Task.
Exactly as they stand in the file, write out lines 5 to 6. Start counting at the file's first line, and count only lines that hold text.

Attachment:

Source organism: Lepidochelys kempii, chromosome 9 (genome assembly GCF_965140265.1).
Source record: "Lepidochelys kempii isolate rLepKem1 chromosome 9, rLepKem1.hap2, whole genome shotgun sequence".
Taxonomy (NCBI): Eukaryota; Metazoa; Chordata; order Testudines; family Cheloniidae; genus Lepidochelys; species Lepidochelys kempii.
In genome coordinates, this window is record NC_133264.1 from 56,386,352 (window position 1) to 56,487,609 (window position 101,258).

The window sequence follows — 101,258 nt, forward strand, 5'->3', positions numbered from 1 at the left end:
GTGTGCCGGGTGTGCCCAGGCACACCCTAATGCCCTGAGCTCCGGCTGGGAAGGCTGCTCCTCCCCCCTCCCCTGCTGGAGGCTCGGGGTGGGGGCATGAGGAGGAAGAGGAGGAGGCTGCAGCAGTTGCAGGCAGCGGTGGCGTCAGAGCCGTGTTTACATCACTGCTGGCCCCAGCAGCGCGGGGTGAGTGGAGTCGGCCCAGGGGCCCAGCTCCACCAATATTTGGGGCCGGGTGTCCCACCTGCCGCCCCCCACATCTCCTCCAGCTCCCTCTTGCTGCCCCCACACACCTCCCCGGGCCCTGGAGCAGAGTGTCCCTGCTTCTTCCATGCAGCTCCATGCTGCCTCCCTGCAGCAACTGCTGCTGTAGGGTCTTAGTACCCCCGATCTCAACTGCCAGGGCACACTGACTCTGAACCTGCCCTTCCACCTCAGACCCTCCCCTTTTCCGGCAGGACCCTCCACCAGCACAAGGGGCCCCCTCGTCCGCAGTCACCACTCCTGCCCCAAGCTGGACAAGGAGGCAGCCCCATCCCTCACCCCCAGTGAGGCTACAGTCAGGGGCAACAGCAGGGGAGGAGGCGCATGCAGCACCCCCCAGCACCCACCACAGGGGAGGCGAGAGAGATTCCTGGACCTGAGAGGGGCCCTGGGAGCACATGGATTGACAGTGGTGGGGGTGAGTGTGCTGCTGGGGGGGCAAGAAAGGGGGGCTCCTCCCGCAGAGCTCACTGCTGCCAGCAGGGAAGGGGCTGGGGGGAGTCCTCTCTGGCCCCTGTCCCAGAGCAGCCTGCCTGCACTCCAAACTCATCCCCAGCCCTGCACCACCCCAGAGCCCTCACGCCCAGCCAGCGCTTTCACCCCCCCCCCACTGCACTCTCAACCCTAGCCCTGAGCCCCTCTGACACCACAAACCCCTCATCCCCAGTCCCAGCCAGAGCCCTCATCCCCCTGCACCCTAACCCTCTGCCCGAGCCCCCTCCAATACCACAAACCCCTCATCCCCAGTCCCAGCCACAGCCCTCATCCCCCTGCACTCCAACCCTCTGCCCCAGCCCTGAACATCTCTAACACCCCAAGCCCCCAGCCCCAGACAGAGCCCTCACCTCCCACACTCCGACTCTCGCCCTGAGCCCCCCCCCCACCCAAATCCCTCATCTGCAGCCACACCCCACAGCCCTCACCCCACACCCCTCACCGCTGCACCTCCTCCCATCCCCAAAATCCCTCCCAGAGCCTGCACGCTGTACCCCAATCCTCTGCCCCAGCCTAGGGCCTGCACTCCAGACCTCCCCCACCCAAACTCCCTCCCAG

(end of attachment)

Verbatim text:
The window sequence follows — 101,258 nt, forward strand, 5'->3', positions numbered from 1 at the left end:
GTGTGCCGGGTGTGCCCAGGCACACCCTAATGCCCTGAGCTCCGGCTGGGAAGGCTGCTCCTCCCCCCTCCCCTGCTGGAGGCTCGGGGTGGGGGCATGAGGAGGAAGAGGAGGAGGCTGCAGCAGTTGCAGGCAGCGGTGGCGTCAGAGCCGTGTTTACATCACTGCTGGCCCCAGCAGCGCGGGGTGAGTGGAGTCGGCCCAGGGGCCCAGCTCCACCAATATTTGGGGCCGGGTGTCCCACCTGCCGCCCCCCACATCTCCTCCAGCTCCCTCTTGCTGCCCCCACACACCTCCCCGGGCCCTGGAGCAGAGTGTCCCTGCTTCTTCCATGCAGCTCCATGCTGCCTCCCTGCAGCAACTGCTGCTGTAGGGTCTTAGTACCCCCGATCTCAACTGCCAGGGCACACTGACTCTGAACCTGCCCTTCCACCTCAGACCCTCCCCTTTTCCGGCAGGACCCTCCACCAGCACAAGGGGCCCCCTCGTCCGCAGTCACCACTCCTGCCCCAAGCTGGACAAGGAGGCAGCCCCATCCCTCACCCCCAGTGAGGCTACAGTCAGGGGCAACAGCAGGGGAGGAGGCGCATGCAGCACCCCCCAGCACCCACCACAGGGGAGGCGAGAGAGATTCCTGGACCTGAGAGGGGCCCTGGGAGCACATGGATTGACAGTGGTGGGGGTGAGTGTGCTGCTGGGGGGGCAAGAAAGGGGGGCTCCTCCCGCAGAGCTCACTGCTGCCAGCAGGGAAGGGGCTGGGGGGAGTCCTCTCTGGCCCCTGTCCCAGAGCAGCCTGCCTGCACTCCAAACTCATCCCCAGCCCTGCACCACCCCAGAGCCCTCACGCCCAGCCAGCGCTTTCACCCCCCCCCCACTGCACTCTCAACCCTAGCCCTGAGCCCCTCTGACACCACAAACCCCTCATCCCCAGTCCCAGCCAGAGCCCTCATCCCCCTGCACCCTAACCCTCTGCCCGAGCCCCCTCCAATACCACAAACCCCTCATCCCCAGTCCCAGCCACAGCCCTCATCCCCCTGCACTCCAACCCTCTGCCCCAGCCCTGAACATCTCTAACACCCCAAGCCCCCAGCCCCAGACAGAGCCCTCACCTCCCACACTCCGACTCTCGCCCTGAGCCCCCCCCCCACCCAAATCCCTCATCTGCAGCCACACCCCACAGCCCTCACCCCACACCCCTCACCGCTGCACCTCCTCCCATCCCCAAAATCCCTCCCAGAGCCTGCACGCTGTACCCCAATCCTCTGCCCCAGCCTAGGGCCTGCACTCCAGACCTCCCCCACCCAAACTCCCTCCCAG